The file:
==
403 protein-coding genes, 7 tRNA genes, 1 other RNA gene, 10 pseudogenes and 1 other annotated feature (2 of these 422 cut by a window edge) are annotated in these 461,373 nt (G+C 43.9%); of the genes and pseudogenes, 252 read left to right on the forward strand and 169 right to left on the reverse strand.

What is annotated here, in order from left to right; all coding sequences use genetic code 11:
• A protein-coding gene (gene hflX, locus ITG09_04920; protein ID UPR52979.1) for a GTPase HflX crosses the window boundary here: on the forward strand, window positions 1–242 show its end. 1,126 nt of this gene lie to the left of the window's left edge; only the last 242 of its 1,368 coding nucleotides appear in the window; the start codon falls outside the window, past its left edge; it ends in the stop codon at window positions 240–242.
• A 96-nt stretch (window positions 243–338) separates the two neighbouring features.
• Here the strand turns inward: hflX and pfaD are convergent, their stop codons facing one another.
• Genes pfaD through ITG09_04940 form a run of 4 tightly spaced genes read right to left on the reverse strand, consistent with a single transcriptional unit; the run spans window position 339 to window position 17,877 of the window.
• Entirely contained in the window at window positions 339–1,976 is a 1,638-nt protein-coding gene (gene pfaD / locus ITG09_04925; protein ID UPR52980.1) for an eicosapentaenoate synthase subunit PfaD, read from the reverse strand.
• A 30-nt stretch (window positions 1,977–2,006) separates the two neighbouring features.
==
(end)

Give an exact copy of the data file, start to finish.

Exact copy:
403 protein-coding genes, 7 tRNA genes, 1 other RNA gene, 10 pseudogenes and 1 other annotated feature (2 of these 422 cut by a window edge) are annotated in these 461,373 nt (G+C 43.9%); of the genes and pseudogenes, 252 read left to right on the forward strand and 169 right to left on the reverse strand.

What is annotated here, in order from left to right; all coding sequences use genetic code 11:
• A protein-coding gene (gene hflX, locus ITG09_04920; protein ID UPR52979.1) for a GTPase HflX crosses the window boundary here: on the forward strand, window positions 1–242 show its end. 1,126 nt of this gene lie to the left of the window's left edge; only the last 242 of its 1,368 coding nucleotides appear in the window; the start codon falls outside the window, past its left edge; it ends in the stop codon at window positions 240–242.
• A 96-nt stretch (window positions 243–338) separates the two neighbouring features.
• Here the strand turns inward: hflX and pfaD are convergent, their stop codons facing one another.
• Genes pfaD through ITG09_04940 form a run of 4 tightly spaced genes read right to left on the reverse strand, consistent with a single transcriptional unit; the run spans window position 339 to window position 17,877 of the window.
• Entirely contained in the window at window positions 339–1,976 is a 1,638-nt protein-coding gene (gene pfaD / locus ITG09_04925; protein ID UPR52980.1) for an eicosapentaenoate synthase subunit PfaD, read from the reverse strand.
• A 30-nt stretch (window positions 1,977–2,006) separates the two neighbouring features.